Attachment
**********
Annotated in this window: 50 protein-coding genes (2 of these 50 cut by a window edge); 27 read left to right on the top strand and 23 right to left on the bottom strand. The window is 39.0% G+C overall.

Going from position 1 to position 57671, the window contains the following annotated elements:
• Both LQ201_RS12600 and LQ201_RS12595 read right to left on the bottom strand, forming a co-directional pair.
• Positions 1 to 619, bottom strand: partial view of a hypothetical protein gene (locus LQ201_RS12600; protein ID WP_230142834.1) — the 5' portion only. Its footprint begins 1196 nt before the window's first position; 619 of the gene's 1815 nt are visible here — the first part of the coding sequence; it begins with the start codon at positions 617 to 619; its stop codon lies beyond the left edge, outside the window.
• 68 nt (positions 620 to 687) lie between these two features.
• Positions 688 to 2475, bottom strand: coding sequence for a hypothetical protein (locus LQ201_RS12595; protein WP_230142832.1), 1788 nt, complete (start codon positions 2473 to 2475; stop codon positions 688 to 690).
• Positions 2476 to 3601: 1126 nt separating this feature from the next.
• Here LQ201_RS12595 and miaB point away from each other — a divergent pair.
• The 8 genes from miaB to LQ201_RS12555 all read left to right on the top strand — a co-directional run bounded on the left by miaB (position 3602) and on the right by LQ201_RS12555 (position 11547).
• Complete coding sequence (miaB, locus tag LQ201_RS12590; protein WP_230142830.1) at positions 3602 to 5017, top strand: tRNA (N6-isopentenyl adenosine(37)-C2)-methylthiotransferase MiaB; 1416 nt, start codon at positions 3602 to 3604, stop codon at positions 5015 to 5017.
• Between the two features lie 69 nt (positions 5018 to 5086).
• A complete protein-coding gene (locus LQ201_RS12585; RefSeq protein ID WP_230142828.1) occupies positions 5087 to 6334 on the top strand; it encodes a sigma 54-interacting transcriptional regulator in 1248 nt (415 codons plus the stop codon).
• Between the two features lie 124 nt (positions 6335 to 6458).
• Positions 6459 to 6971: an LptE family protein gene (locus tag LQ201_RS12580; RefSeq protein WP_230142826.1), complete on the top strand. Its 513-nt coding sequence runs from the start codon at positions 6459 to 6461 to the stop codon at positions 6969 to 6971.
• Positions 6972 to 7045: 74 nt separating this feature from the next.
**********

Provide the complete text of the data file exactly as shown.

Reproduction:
Annotated in this window: 50 protein-coding genes (2 of these 50 cut by a window edge); 27 read left to right on the top strand and 23 right to left on the bottom strand. The window is 39.0% G+C overall.

Going from position 1 to position 57671, the window contains the following annotated elements:
• Both LQ201_RS12600 and LQ201_RS12595 read right to left on the bottom strand, forming a co-directional pair.
• Positions 1 to 619, bottom strand: partial view of a hypothetical protein gene (locus LQ201_RS12600; protein ID WP_230142834.1) — the 5' portion only. Its footprint begins 1196 nt before the window's first position; 619 of the gene's 1815 nt are visible here — the first part of the coding sequence; it begins with the start codon at positions 617 to 619; its stop codon lies beyond the left edge, outside the window.
• 68 nt (positions 620 to 687) lie between these two features.
• Positions 688 to 2475, bottom strand: coding sequence for a hypothetical protein (locus LQ201_RS12595; protein WP_230142832.1), 1788 nt, complete (start codon positions 2473 to 2475; stop codon positions 688 to 690).
• Positions 2476 to 3601: 1126 nt separating this feature from the next.
• Here LQ201_RS12595 and miaB point away from each other — a divergent pair.
• The 8 genes from miaB to LQ201_RS12555 all read left to right on the top strand — a co-directional run bounded on the left by miaB (position 3602) and on the right by LQ201_RS12555 (position 11547).
• Complete coding sequence (miaB, locus tag LQ201_RS12590; protein WP_230142830.1) at positions 3602 to 5017, top strand: tRNA (N6-isopentenyl adenosine(37)-C2)-methylthiotransferase MiaB; 1416 nt, start codon at positions 3602 to 3604, stop codon at positions 5015 to 5017.
• Between the two features lie 69 nt (positions 5018 to 5086).
• A complete protein-coding gene (locus LQ201_RS12585; RefSeq protein ID WP_230142828.1) occupies positions 5087 to 6334 on the top strand; it encodes a sigma 54-interacting transcriptional regulator in 1248 nt (415 codons plus the stop codon).
• Between the two features lie 124 nt (positions 6335 to 6458).
• Positions 6459 to 6971: an LptE family protein gene (locus tag LQ201_RS12580; RefSeq protein WP_230142826.1), complete on the top strand. Its 513-nt coding sequence runs from the start codon at positions 6459 to 6461 to the stop codon at positions 6969 to 6971.
• Positions 6972 to 7045: 74 nt separating this feature from the next.